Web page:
Court scores one for a store called 'Victor's Little Secret'

In trademark case, justices say a store with a similar name does not necessarily infringe on a famous brand.

"Victor's Little Secret" may soon be a secret no more.

In a victory with important implications for US trademark law, the owner of a Kentucky lingerie and adult novelty store has won an important battle toward establishing the right to call his shop Victor's Little Secret.

In a unanimous decision announced yesterday, the US Supreme Court rejected a claim by Victoria's Secret, the intimate-apparel retail and catalog company, that the tiny Elizabethtown, Ky., shop was likely to tarnish its world-famous trademark by adopting a similar-sounding name.

Victor Moseley and his wife, Cathy, had insisted that their store's name was different enough to avoid confusing customers.

They say they are thrilled with the decision. "I can't even think straight. We're very excited," says Mrs. Moseley.

James Higgins, the Moseleys' lawyer, concurred. "We have always said that with the Supreme Court and the law, reason trumps power and that appears to be what happened," he says. "It looks like the Supreme Court followed our legal premise that the law is to be interpreted according to the plain meaning of the words that Congress used."

In siding with the Moseleys, the nation's highest court ruled that the holders of famous trademarks must demonstrate actual dilution to obtain a court order blocking someone else from using a business name similar to their own trademark.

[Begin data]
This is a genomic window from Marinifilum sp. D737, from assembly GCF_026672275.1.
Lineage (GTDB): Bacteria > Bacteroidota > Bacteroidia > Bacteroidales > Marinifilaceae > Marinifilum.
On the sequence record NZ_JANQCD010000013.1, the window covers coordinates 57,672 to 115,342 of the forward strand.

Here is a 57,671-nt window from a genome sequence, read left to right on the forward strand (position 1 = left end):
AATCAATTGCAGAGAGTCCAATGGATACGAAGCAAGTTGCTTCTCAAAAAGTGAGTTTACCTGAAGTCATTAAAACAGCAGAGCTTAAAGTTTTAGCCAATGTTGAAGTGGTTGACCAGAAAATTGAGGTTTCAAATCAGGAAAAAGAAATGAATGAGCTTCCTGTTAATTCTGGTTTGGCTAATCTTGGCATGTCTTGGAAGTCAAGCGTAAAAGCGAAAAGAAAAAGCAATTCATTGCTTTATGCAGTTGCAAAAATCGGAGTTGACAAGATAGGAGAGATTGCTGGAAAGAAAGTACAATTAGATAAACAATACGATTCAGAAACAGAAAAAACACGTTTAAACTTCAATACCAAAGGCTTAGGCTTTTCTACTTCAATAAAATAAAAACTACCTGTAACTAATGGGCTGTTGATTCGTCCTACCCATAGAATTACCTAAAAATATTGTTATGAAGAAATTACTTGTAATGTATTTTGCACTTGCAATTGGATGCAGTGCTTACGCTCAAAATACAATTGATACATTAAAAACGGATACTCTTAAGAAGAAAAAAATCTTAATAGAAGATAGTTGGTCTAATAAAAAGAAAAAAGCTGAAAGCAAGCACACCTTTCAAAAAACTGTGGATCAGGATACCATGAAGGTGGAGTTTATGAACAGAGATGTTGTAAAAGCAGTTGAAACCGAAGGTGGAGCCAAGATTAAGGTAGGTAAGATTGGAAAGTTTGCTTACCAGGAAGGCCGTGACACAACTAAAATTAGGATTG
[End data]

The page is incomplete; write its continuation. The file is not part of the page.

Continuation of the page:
This means that the mere likelihood of dilution of a famous trademark is not enough to obtain protection of that mark in the federal courts. Instead, the trademark holder must show that the infringing trademark causes confusion in the mind of would-be consumers to the extent that the trademark holder may lose business to the company with the similar-sounding name.

"The relevant text of the Federal Trademark Dilution Act provides that the owner of a famous mark is entitled to injunctive relief against another person's commercial use of a mark if that use causes dilution of the distinctive quality of the famous mark," writes Justice John Paul Stevens for the court. "This text unambiguously requires a showing of actual dilution, rather than a likelihood of dilution."

The decision resolves a split among appeals courts over the issue. Courts in Chicago and New York had ruled that the mere likelihood of dilution of a famous trademark was enough to sustain a case against a similar-sounding name. Courts in Richmond and New Orleans, meanwhile, had ruled that actual damage must be proved for a trademark holder to obtain relief.

The high court remanded the case to federal court in Kentucky to decide the actual damage issue.

The court noted that to prevail, Victoria's Secret need not prove that it has suffered the consequences of dilution, such as actual loss of sales or profits. But Justice Stevens added, "Where the marks at issue are not identical, the mere fact that consumers mentally associate the junior user's mark with a famous mark is not sufficient to establish actionable dilution."

"Whatever difficulties of proof may be entailed, they are not an acceptable reason for dispensing with proof of an essential element of a statutory violation," Stevens says.

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